If You Have Nosebleeds Often, It Could Be A Sign Of This

An occasional nosebleed is nothing new to most of us. According to the Cleveland Clinic, 60% of people will have a nosebleed, also known as epistaxis, at least once in their lifetime. Still, the sight of a bloody nose is something that can cause anyone to panic. If your nose starts bleeding without injury or warning, you might be alarmed. But if you often experience nosebleeds, you may have just come to accept them. How concerned should you be about frequent nosebleeds, and could this condition be a sign of something serious? 

If you have grown too accustomed to managing recurring nosebleeds, it might be time to see a doctor. According to the University of Michigan Health, if you have a nosebleed four or more times in a week, you should be examined by a doctor to determine the level of seriousness and the cause. If you have nosebleeds that happen at least twice a month, it could indicate that there's an underlying chronic condition.

A more serious type of nosebleed

The seriousness of your recurring nosebleeds is determined by what type of nosebleed you have. Anterior epistaxis nosebleeds happen at the front of the nose. This type of nosebleed is usually not serious and doesn't require medical intervention. If your nosebleeds are coming from the front of the nose, it could be caused by picking or blowing your nose too much, dry air, allergies, the use of nasal sprays, or an abnormality that was present at birth (via University of Michigan Health).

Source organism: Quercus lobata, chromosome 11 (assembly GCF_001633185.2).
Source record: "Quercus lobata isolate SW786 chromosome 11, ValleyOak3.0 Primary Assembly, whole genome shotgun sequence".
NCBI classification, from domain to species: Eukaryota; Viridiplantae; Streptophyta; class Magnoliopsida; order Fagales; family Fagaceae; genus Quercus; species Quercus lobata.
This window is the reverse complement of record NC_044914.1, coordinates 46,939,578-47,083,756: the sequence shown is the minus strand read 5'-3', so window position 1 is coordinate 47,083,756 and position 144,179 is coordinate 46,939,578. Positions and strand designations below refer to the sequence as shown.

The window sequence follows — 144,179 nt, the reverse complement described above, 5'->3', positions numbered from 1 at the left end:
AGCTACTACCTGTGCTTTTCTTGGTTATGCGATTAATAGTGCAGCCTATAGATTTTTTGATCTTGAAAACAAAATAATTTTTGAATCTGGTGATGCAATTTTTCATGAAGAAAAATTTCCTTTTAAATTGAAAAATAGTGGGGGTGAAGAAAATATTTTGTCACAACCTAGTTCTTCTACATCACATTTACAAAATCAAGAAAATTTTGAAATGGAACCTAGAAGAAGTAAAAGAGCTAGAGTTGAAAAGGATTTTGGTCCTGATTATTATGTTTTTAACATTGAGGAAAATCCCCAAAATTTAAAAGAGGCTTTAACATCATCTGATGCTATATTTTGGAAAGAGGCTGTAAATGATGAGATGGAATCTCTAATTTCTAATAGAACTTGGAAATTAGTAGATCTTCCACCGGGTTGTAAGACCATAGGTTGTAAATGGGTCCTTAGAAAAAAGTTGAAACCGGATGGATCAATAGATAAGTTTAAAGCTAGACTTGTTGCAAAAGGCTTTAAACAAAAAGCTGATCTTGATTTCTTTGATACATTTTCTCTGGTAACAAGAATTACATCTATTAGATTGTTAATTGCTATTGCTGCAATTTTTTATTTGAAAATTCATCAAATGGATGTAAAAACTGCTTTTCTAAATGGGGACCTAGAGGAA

Nosebleeds that originate from the back of the nose are cause for greater concern. According to Healthline, if your nosebleeds fall in the posterior epistaxis category, your nose is bleeding from larger blood vessels in the back of the nose. This type of nosebleed is more serious and can last for 20 minutes or longer. Posterior nosebleeds can be caused by some of the same environmental factors that cause anterior nosebleeds, such as low humidity, too much nose picking, or hard blowing. But posterior nosebleeds could indicate something serious like a blood disorder, a tumor, or high blood pressure.

Frequent nosebleeds could be the result of a combination of chronic health conditions. An 2018 study looked at the correlation of hypertension, retinopathy, and high cholesterol in hypertensive patients who had nosebleeds, and determined that patients who had more severe retinopathy had more frequent nosebleeds (per Journal of Laryngology and Otology). If you have frequent nosebleeds, you should have a doctor determine the cause and level of seriousness.